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UK’s first ever claimant-led guide to Universal Credit launches as furlough ends

Posted on 29 September 2021

A guide to help Universal Credit claimants has been launched - just as furlough ends and as thousands more people are expected to claim.

One key finding from the research was that participants found Universal Credit confusing

Researchers from the University of York and Ulster University have worked closely with a group of people to produce the first claimant-led Guide to Universal Credit. 

The online guide contains essential information about Universal Credit and highlights problems participants involved in the project encountered and how to avoid them.

Difficult winter

Dr Ruth Patrick from the Department of Social Policy and Social Work at the University of York, said: “As furlough ends, there will inevitably be a rising number of people applying to Universal Credit, some for the first time. This looks set to coincide with the £20 cut to universal credit, against a context of rising energy and food prices,  making for a difficult winter for many. 

“This new guide to Universal Credit is the first in the UK to have been developed by claimants themselves, working as part of the pioneering Northern Ireland based group, UC:Us.

“Our hope for the guide is that it will help people apply for the social security support to which they are entitled, with key lessons from people with direct experiences of Universal Credit.”

Claim

The idea for the guide came from a participatory research project looking at the experiences of Universal Credit in Northern Ireland led by Dr Patrick and Mark Simpson from Ulster University. 

Through the project, UC: Us was established, a group of universal credit claimants living in Northern Ireland. Working closely with researchers, the group met up in a series of workshops to share their experiences of the new benefit, and to develop recommendations for change.

One key finding from the research project was that participants found Universal Credit confusing and did not know where they could find accessible information that answered their questions about application and claim management.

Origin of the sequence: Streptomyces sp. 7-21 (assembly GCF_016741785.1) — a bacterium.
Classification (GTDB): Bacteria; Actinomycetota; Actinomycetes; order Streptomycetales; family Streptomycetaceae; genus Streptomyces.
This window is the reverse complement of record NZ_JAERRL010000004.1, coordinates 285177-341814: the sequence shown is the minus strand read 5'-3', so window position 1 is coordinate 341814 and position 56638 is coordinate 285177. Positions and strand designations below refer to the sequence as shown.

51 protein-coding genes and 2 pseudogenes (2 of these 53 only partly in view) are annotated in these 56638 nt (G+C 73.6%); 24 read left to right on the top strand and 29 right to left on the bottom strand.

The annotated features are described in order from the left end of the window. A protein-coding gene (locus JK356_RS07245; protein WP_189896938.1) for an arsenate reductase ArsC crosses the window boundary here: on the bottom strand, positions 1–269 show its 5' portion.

Former teacher and single parent, Deirdre from Belfast found herself unemployed with her two children to care for. During the switch to Universal credit Deirdre was left for nine weeks without any support and was consequently pushed into debt. 

Anxiety

Deirdre said: “Before going on benefits I was a social butterfly, the world was my oyster, but life experience and personal situation catapulted me onto Universal credit as I struggled to support my two kids as a single parent. It wasn’t a life choice, it wasn’t a decision I wanted to make and it was a very stressful time.

“Being involved in the UC:Us project helped me realise that there are other people out there in the same situation and that I am in a position to help. If I had known what I know now about Universal Credit I doubt I would have the mental health issues and anxiety and stress that I have now. This guide is basically the bible for Universal Credit. It is the go-to, and I don’t want anyone else to experience what I went through and instead have everything at the flip of a fingertip.”

Mark Simpson from Ulster University added: “Universal credit is an essential source of support to people who are unable to work for a period, or who are in low paid work. It can only play this role if people know how to start their claim and show they continue to meet the requirements.

“Our research with UC:Us has shown how people can struggle to find the basic information they need in an accessible format and often don’t know where to get expert advice when they have a problem. The guide is UC:Us members’ way of helping others avoid problems they have experienced. Social security is a right and we are determined that lack of knowledge should not stop people benefiting from it.”

The work on the guide has been funded by the Economic and Social Research Council. The underpinning research was funded by the Joseph Rowntree Foundation.

 

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Julie Gatenby
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About this research

The idea for the guide came from a participatory research project looking at the experiences of Universal Credit in Northern Ireland led by Dr Ruth Patrick from the University of York and Mark Simpson from Ulster University. 

One key finding from the research project was that participants found Universal Credit confusing and did not know where they could find accessible information that answered their questions about application and claim management.

Explore more of our research.